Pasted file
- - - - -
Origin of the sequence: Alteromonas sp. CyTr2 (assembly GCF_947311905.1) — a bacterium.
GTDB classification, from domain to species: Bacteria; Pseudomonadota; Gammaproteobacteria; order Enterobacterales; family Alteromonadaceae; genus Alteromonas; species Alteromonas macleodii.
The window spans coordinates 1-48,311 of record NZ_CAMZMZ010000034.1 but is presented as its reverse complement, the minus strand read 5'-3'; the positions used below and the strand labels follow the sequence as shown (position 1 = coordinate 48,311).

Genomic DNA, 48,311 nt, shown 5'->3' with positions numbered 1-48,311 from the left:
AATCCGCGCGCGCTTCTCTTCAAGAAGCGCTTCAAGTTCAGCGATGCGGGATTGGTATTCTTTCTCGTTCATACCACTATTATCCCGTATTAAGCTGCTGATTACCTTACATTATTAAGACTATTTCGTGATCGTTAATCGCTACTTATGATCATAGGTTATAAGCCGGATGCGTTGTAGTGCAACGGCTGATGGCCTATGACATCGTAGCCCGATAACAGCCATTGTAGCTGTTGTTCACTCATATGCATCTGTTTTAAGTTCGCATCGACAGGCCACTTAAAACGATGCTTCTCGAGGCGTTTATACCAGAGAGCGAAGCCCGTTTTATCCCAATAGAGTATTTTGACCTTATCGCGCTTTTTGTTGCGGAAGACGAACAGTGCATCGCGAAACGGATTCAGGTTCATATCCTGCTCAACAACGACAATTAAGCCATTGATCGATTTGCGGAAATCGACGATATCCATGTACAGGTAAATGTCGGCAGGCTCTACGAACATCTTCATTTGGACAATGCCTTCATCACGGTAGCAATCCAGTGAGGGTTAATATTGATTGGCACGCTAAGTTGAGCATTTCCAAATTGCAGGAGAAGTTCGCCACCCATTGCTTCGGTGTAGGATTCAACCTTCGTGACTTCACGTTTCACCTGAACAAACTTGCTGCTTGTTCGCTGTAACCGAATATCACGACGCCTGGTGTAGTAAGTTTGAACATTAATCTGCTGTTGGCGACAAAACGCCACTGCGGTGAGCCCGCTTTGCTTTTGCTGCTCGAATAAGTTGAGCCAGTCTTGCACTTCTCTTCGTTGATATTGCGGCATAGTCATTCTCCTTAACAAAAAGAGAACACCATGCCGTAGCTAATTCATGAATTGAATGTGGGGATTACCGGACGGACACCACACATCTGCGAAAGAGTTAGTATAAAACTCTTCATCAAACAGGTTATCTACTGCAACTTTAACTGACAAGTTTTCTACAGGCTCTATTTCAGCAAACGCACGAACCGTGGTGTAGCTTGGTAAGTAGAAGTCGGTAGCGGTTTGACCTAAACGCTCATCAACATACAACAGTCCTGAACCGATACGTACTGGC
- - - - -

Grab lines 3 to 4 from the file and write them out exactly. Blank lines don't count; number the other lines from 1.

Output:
The window spans coordinates 1-48,311 of record NZ_CAMZMZ010000034.1 but is presented as its reverse complement, the minus strand read 5'-3'; the positions used below and the strand labels follow the sequence as shown (position 1 = coordinate 48,311).

Genomic DNA, 48,311 nt, shown 5'->3' with positions numbered 1-48,311 from the left: